Grand Isle – notes from Mom

bridgeWorking through the tons of paper and such left over from my parent’s estate has led to the finding of tons of papers and such (… I know, I know…) leftover, which I do’t really know what to do with. So, I though I’d post this here rather than just toss mom’s remembrance of Grand Isle. Who knows, someone may find it of value same day? Photos are culled from the web, and are not my own (yet).

We always got up in the middle of the night so that we could reach the island by daybreak. The last town before Grand Isle was Leeville. Daddy teased me and said the town was named in his honor – Lee. I remember it best for the hundreds of giant grasshopper shaped oil well pumps. I always pretended we had to pass through this last gauntlet of giant insects before we could prove worthy of reaching the island.
Grand Isle Bridge, Completed in 1932

Daddy said that the bridge to the island was brand new, and before it was built automobiles could not get to Grand Isle. He also knew the story of the great hurricane at Cheniere Caminada, and we always retold this story just before we got to the bridge. On the way we passed many small palmetto-thatched houses, and I always imagined that these were unhabited by survivors of that hurricane — maybe some of them were.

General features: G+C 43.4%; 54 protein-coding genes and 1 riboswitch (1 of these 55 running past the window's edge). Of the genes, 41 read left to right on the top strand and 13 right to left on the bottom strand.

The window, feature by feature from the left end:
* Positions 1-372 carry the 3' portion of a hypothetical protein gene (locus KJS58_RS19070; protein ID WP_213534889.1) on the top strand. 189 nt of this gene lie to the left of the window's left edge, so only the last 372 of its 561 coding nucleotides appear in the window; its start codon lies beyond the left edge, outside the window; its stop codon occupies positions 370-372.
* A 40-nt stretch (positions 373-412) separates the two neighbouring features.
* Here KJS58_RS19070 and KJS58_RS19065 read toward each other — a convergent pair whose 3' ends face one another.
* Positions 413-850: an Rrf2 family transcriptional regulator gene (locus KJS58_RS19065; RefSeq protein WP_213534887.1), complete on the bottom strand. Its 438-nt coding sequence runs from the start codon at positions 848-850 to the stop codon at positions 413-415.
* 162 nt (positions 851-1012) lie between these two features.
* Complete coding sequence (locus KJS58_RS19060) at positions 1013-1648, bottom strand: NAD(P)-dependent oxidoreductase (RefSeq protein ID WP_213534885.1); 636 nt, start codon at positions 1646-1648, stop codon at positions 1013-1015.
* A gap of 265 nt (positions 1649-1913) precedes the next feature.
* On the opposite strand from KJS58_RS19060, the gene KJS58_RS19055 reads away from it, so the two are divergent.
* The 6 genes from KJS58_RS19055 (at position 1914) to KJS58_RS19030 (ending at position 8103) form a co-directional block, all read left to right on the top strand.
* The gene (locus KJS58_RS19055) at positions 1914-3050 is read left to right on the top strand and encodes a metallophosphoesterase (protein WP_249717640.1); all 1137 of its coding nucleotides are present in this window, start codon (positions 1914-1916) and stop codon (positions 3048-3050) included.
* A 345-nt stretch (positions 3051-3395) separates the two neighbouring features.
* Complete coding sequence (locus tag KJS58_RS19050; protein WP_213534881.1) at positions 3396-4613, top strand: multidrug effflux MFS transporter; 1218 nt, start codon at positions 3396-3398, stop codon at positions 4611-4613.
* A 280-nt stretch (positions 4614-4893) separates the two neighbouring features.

Grand Isle then was unlike the island of today. The only houses were down a sandy lane in the oak grove in the middle of the island, and we stayed in one that was a raised cottage from the last century. There were no buildings on the beach side of the main road on the island. Little foot paths led over an expanse of low sand dunes to the beach and the surf.

Early in the morning and late in the evening, herds of long-horned cattle came came to the beach to cool off in the edge of the surf. The first time I saw the animals I was terrified!

[This ends here, but I get the feeling there’s another page or so to this dramatic reminiscence of olde Grand Ilse, and a land that is gone with the surf. Time, and continued rummaging, will tell the tale!]

The Rev. Kenneth Allen